From May 2021 to May 2022, there were 103,357 reported overdose deaths in the United States, the equivalent of filling every seat in Mohegan Sun arena ten times. A total 1,515 of those deaths occurred in Connecticut alone.
There have been many attempts to combat the opioid epidemic in the United States: zero tolerance drug policies; rehabilitation; and medication-assisted treatment. Given the growing number of overdoses as a result of the Covid-19 pandemic, some American cities have responded to the epidemic in a new, polarizing way.
They are suggesting a method of harm reduction known as supervised injection sites, a place where people affected by substance-use disorder can safely use and inject drugs.
Yes, you read that correctly.
Supervised injection sites have trained medical professionals on duty who distribute materials such as clean needles and fentanyl test strips in order to make the use of drugs as safe as possible. Possibly the most important aspect, they are specially equipped with Narcan, a lifesaving medicine in the case of an overdose.
Supervised injection sites also refer patients to rehabilitation services when they express interest in treatment or other forms of care.
Due to a clause in the United States Controlled Substance Act, supervised injection sites have not been as common here as in other countries. The statute prohibits opening a facility for the sole purpose of using any controlled substance, but some states have worked around this or just blatantly ignored it. New York City was the first municipality to have sites open and accept patients. Rhode Island was the first state to legalize supervised injection sites; currently, they are accepting applications from organizations interested in establishing supervised injection sites.
Connecticut already supports some harm reduction policies. The Department of Mental Health and Addiction Services set out to distribute 45,750 Narcan kits throughout Connecticut, distributing 29,000 in 2022 alone. Narcan is most effective when an overdose occurs around other people or if the overdose is caught quickly, but most of the time this is not the case.
Connecticut has also authorized the existence of syringe services programs in selected communities. These community-based programs distribute clean needles in order to prevent the spread of infectious diseases that are associated with substance use. Similar to supervised injection sites, syringe services programs provide education on overdose prevention measures, and also refer individuals to substance abuse treatment. Syringe services programs do an important job in providing harm reduction and education to those with substance-use disorder, but there is still a risk of death by overdose.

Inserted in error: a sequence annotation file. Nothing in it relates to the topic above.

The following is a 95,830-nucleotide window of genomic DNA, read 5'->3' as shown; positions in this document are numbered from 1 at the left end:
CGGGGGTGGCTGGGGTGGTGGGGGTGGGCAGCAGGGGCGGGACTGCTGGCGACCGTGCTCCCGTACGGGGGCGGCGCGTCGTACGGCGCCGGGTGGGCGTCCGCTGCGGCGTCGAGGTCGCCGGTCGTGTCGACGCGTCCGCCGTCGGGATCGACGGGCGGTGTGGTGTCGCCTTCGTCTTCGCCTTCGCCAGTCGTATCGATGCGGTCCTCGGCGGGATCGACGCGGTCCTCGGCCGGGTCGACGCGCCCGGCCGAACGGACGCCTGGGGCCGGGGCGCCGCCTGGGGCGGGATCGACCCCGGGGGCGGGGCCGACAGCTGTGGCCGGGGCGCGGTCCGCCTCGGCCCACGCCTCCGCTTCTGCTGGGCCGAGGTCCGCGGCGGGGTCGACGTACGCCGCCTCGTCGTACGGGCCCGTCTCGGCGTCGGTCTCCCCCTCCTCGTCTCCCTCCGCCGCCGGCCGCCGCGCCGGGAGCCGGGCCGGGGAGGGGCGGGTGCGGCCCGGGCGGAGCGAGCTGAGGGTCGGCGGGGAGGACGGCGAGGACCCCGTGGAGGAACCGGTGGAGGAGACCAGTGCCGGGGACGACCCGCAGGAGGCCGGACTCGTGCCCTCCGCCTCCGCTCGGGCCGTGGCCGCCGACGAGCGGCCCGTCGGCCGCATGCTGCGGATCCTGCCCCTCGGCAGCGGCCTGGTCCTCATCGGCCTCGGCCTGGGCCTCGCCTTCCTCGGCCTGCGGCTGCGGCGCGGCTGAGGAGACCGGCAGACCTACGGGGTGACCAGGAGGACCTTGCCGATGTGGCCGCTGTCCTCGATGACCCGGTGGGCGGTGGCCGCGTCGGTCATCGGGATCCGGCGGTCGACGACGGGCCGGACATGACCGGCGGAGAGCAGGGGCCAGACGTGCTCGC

Many people are hesitant when it comes to implementing supervised injection sites because they are unsure how these sites will affect their communities. There are fears of increased crime and drug paraphernalia, but these claims are not supported by the current evidence. A study looking at supervised injection sites in Vancouver found that sites are not associated with an increase in crime.
Since supervised injection sites emphasize the safe disposal of materials, drug paraphernalia is less likely to be left in public spaces. More than 90% of people who participated in an unsanctioned supervised injection site located in an undisclosed urban area in the United States said that without the site they would have instead been using in a public space such as a park, restroom, or parking lot.
Implementing supervised injection sites protects both people affected by substance use disorder and the general public.
The biggest objection is that these programs might encourage drug use. Many ask, why would we help individuals to continue a practice that physically harms them? But at the end of the day, every person with substance use disorder has a different recovery timeline. Recovery is not linear. According to the National Institute on Drug Abuse, 40-60% of individuals with substance use disorder relapse after treatment. The ultimate goal of supervised injection sites is to keep people alive, so eventually, individuals can receive more intensive care options if they choose.
In an ideal world, addiction care is accessible in all forms including medication, counseling, and harm reduction because every individual’s experience and needs are unique.
Connecticut has the resources necessary to be a leader in implementing supervised injection sites, yet it is choosing not to be. This needs to change. If we are to combat the growing overdose epidemic, more energy needs to be diverted into public health strategies. Substance use disorder can affect anyone, so it is imperative we take action to help those affected because one day it could be you, your friend, or your family member.
Marilyn Brach is a junior at Trinity College, majoring in Public Policy & Law and Economics.